As the owner of Mannequin Madness (and a former Girl Scout) I was happy to loan mannequins to a Girl Scout Troop in my area when they celebrated the 100th anniversary of the Girl Scouts
We received a call from Trish G., a scout leader in Lafayette California inquiring about renting dress forms to exhibit vintage scouting uniforms at the ceremony where Brownies become Girl Scouts. She was spending money from her own personal funds to rent the mannequins – which impressed me. So I let her use the mannequins at a deep deep discount.
I told her that I keep a child sized mannequin in my office to display my girl scout merit badge and my dad’s Eagle Scout merit badge- which impressed her.
Needless to say, we had a love fest talking about the significance of being a scout. She came to our warehouse with over 15 scouting uniforms that had been provided by a local girl scout historian. I didn’t realize the merit badges were once attached to the sleeve’s of the uniform, sashes came later.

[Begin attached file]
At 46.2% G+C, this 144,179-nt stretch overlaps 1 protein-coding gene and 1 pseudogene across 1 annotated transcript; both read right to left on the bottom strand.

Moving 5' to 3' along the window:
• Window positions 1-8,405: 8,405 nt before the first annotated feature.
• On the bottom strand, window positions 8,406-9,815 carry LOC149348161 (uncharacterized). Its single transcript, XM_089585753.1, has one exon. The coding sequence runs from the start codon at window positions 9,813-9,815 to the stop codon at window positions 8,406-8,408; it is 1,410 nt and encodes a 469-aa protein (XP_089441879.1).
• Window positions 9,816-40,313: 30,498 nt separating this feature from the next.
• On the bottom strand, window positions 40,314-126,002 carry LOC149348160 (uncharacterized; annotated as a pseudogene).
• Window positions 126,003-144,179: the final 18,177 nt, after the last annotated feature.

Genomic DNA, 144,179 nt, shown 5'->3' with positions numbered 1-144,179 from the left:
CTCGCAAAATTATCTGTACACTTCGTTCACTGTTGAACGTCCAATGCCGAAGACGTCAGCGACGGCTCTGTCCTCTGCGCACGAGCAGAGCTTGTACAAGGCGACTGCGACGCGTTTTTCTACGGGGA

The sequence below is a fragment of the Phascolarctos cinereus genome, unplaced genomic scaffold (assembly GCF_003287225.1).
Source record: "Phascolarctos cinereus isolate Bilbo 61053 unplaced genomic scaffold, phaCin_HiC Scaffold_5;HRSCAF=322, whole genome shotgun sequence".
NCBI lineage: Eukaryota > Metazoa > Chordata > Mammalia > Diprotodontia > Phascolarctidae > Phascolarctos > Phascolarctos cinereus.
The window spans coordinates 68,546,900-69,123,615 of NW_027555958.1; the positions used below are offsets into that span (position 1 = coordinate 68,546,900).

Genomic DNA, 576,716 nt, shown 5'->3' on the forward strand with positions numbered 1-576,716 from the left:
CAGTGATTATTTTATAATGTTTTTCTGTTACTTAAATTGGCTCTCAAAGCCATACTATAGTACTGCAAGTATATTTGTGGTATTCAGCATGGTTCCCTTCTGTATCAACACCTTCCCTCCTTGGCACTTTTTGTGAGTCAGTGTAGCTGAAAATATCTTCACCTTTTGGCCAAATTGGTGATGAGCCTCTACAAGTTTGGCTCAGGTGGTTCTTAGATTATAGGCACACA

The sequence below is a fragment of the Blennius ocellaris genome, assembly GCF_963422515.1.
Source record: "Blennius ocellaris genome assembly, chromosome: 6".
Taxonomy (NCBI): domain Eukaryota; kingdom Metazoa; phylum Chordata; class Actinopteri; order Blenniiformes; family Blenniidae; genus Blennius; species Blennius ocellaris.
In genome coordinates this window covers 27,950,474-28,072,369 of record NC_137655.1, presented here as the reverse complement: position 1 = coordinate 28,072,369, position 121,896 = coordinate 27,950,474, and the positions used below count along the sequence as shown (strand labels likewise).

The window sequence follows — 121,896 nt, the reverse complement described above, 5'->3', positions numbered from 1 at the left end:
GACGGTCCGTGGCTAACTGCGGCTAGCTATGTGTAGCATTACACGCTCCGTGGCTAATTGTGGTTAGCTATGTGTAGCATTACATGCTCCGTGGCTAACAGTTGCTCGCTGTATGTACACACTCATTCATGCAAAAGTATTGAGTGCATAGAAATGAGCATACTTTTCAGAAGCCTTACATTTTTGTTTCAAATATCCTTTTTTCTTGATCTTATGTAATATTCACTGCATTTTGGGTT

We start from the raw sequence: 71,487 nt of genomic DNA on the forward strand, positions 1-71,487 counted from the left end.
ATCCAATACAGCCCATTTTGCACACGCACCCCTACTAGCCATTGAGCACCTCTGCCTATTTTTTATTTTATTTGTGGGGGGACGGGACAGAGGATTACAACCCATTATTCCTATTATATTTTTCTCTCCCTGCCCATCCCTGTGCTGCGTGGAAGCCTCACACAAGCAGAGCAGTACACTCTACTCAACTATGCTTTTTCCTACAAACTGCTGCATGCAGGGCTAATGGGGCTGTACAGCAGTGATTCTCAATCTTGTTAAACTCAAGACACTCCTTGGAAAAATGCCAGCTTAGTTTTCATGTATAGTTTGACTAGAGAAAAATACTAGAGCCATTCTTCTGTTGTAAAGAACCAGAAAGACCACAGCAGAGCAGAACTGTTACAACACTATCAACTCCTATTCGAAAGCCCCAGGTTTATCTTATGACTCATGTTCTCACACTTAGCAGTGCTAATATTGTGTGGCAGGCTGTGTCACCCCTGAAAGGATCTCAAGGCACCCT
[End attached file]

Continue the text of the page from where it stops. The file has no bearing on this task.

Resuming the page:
Originally Trish had planned for girl scouts to model the uniforms, but felt it would be safer to have them on display on a mannequin. (We agree).
Aren’t these Brownie uniforms so cute! “Twist me turn me and show me the elf, I looked in the pond and saw myself.”
The white shirt uniform was the style I wore in the 1960’s. Technically this is now considered vintage, which of course makes me feel old.
Here is Trish wearing a Scout Leaders uniform from the 1960’s along with her two children. Her daughter just went from Brownie to Girl Scout that night, so her sash is brand spanking new. Trish, I salute you as well as ALL scout leaders out there – you guys are saints.
If you have a story to share about how girl scouts helped to make you great you can do so on this special facebook page. According to the girl scout website, the following is true:
Two thirds of our nation’s most accomplished women in public service, business, science, education, the arts, and community life were Girl Scouts. And virtually every female astronaut who has flown in space got her start here. Mae Jemison, the first African American woman in space, was a Girl Scout.
So was Sandra Day O’Connor, the first female to sit on the Supreme Court of the United States. Dr. Drew Gilpin Faust, the first female president of Harvard University, and Katie Couric, the first woman to anchor a network evening newscast, both began their careers in Girl Scouting.